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Rookie defensive lineman Jerel Worthy is key to the Green Bay Packers defense this season. (PHOTO: Michigan State Athletic Communications)

Rookie Worthy will be key to Packers defense

One player does not a team make, an axiom the 2010 and 2011 Green Bay Packers know better than most.

The Packers made a surprise run to a Super Bowl title two years ago as a wildcard entrant, the team's incredible depth of talent overcoming an absurd amount of injuries to claim its first championship since 1996.

Last year, Aaron Rodgers put together perhaps the most complete season by any quarterback in the history of the game as Green Bay went 15-1, only to lose at home to the eventual champion New York Giants.

If a lesson could be learned, it's that while a single player might be the best at his position, the best in the league even, but it takes an entire roster – and sometimes more than that – to be a champion.

Yet, it's not hyperbole to say the health and performance of a singular player is vital to the overall team's success. Rodgers is clearly in that category. If he were to blow a knee in the preseason, the chances of the Packers making the playoffs dim considerably, let alone their Super Bowl hopes.

On the defensive side, linebacker Clay Matthews or defensive back Charles Woodson may be Rodgers' equivalent in terms of leadership and talent. But on the field, the biggest key to the Packers defensive turnaround is rookie defensive lineman Jerel Worthy.

This is not an unfair claim – high draft picks are expected to play and play well (at least if you're picked anywhere other than Chicago). Worthy is no different in that regard. Many graded him out as a first round talent, and the Packers were fortunate he fell to them in the second round.

First round pick Nick Perry will get most of the attention since he plays a more glamorous position in defensive coordinator Dom Capers' system, but how well Worthy plays will directly affect whether Perry's press is positive or negative.

Worthy has the ability to make the entire Packers defense better, to help increase the number of sacks and big plays by Matthews and Perry, and help make the maligned and unproven secondary look better than average.

He, along with B.J. Raji, has the potential to draw double teams on the interior of the offensive line, or force an opposing running back to make a decision on whether to support gap pressure or an edge rush.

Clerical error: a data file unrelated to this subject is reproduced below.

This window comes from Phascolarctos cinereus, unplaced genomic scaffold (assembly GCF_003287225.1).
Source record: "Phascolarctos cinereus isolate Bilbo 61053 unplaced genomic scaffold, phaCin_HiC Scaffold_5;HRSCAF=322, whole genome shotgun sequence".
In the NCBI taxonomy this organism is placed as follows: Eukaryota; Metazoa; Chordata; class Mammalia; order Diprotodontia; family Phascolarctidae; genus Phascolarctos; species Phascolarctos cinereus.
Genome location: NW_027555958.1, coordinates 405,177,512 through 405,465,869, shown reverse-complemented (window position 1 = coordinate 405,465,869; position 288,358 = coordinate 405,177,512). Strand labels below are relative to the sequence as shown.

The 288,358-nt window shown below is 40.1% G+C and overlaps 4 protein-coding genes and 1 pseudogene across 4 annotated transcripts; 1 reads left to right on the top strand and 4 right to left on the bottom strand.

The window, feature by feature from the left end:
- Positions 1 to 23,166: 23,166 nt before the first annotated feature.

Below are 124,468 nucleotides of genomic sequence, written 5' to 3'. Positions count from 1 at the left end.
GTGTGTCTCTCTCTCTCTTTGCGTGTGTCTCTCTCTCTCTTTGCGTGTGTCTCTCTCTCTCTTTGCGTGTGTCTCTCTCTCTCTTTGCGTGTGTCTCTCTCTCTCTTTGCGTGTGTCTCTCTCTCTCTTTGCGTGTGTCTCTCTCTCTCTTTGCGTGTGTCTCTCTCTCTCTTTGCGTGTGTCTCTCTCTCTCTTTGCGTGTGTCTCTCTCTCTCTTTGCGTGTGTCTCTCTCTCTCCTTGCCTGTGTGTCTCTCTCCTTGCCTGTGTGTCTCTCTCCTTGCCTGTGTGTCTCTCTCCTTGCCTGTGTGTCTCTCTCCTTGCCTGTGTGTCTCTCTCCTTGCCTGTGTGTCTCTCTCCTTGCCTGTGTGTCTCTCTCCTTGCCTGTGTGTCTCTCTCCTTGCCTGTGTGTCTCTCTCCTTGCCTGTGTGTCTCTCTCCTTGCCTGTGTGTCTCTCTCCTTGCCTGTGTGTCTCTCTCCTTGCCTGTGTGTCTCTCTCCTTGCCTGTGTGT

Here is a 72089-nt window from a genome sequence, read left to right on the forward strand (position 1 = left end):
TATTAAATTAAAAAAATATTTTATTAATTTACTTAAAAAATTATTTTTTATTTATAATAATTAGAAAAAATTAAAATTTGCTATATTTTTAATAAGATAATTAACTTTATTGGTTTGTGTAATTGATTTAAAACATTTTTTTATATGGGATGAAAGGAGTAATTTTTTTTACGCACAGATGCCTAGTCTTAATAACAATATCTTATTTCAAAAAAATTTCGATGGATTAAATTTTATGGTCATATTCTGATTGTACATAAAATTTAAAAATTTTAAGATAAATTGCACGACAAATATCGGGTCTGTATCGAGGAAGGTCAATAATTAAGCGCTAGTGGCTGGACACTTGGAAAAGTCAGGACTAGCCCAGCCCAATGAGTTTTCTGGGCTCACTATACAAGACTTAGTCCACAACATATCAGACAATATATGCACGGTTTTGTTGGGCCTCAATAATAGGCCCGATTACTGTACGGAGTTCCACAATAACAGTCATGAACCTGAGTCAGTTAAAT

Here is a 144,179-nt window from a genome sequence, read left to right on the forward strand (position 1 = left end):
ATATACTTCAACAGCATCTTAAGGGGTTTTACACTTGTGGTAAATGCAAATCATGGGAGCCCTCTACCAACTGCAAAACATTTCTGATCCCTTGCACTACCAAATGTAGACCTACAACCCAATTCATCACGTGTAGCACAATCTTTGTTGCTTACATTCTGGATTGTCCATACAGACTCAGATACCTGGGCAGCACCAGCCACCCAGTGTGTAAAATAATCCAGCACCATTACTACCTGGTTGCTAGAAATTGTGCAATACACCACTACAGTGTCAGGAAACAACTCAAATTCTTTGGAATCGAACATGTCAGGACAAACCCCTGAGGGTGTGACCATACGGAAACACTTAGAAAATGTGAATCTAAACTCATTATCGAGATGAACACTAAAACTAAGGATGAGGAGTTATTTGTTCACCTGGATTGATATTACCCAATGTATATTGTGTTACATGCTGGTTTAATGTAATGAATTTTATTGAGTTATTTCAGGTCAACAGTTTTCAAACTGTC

It may be tough to measure, exactly, how much of an impact Worthy will truly have since the Packers defense can't possibly get any worse than it was last season. They finished dead last in total defense (411.6 yards allowed per game), a number inflated due to its last-place ranking in pass defense (299.8 yards per game) that set an NFL record for most yards allowed through the air.

It's an unfortunate part of playing on the defensive line. If you don't put up huge sack numbers, you tend to get overshadowed. While he may drop his share of quarterbacks, his success could be measured in rushed throws, or the number of hurries and sacks his teammates pick up.

Worthy is important for another reason. The Packers upgraded the defensive line further with the signing of Anthony Hargrove, but he is facing a suspension following his role in the New Orleans Saints bounty scandal. Fellow lineman Mike Neal will also begin the season on the suspended list. If Worthy can make an impact at the outset, the returns of Neal and Hargrove only give the team quality depth that hearkens back to 2010.

Is he the singular most important player on the team? No. But everything in football begins from the ground up, whether it Rodgers' footwork to Woodson's hip turn to Josh Sitton's hands to Matthews' ability to turn his shoulders up field.

The offensive and defensive lines are the foundation of the Packers success, and how well – and how quickly – Worthy can perform will go a long way in determining if that house can stand up to the heavy Lambeau Field wind in January.


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